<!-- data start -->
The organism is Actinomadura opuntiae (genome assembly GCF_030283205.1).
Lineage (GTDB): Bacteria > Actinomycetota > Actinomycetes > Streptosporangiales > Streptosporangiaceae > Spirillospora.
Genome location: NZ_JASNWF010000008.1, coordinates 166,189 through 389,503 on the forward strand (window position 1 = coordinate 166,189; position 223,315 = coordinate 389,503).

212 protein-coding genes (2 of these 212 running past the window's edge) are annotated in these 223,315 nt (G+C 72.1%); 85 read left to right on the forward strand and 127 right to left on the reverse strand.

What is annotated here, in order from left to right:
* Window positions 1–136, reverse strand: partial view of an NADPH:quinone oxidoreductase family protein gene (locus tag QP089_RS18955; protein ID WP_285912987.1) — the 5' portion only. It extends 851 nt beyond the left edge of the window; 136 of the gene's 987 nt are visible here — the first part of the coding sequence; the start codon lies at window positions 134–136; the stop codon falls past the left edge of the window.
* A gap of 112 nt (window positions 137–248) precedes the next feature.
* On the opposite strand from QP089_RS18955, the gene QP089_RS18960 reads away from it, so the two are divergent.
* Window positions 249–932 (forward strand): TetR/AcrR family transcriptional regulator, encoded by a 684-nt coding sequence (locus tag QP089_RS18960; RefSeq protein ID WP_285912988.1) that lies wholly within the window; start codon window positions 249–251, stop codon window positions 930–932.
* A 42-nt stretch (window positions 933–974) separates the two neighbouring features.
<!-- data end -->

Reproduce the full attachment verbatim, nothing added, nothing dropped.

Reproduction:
The organism is Actinomadura opuntiae (genome assembly GCF_030283205.1).
Lineage (GTDB): Bacteria > Actinomycetota > Actinomycetes > Streptosporangiales > Streptosporangiaceae > Spirillospora.
Genome location: NZ_JASNWF010000008.1, coordinates 166,189 through 389,503 on the forward strand (window position 1 = coordinate 166,189; position 223,315 = coordinate 389,503).

212 protein-coding genes (2 of these 212 running past the window's edge) are annotated in these 223,315 nt (G+C 72.1%); 85 read left to right on the forward strand and 127 right to left on the reverse strand.

What is annotated here, in order from left to right:
* Window positions 1–136, reverse strand: partial view of an NADPH:quinone oxidoreductase family protein gene (locus tag QP089_RS18955; protein ID WP_285912987.1) — the 5' portion only. It extends 851 nt beyond the left edge of the window; 136 of the gene's 987 nt are visible here — the first part of the coding sequence; the start codon lies at window positions 134–136; the stop codon falls past the left edge of the window.
* A gap of 112 nt (window positions 137–248) precedes the next feature.
* On the opposite strand from QP089_RS18955, the gene QP089_RS18960 reads away from it, so the two are divergent.
* Window positions 249–932 (forward strand): TetR/AcrR family transcriptional regulator, encoded by a 684-nt coding sequence (locus tag QP089_RS18960; RefSeq protein ID WP_285912988.1) that lies wholly within the window; start codon window positions 249–251, stop codon window positions 930–932.
* A 42-nt stretch (window positions 933–974) separates the two neighbouring features.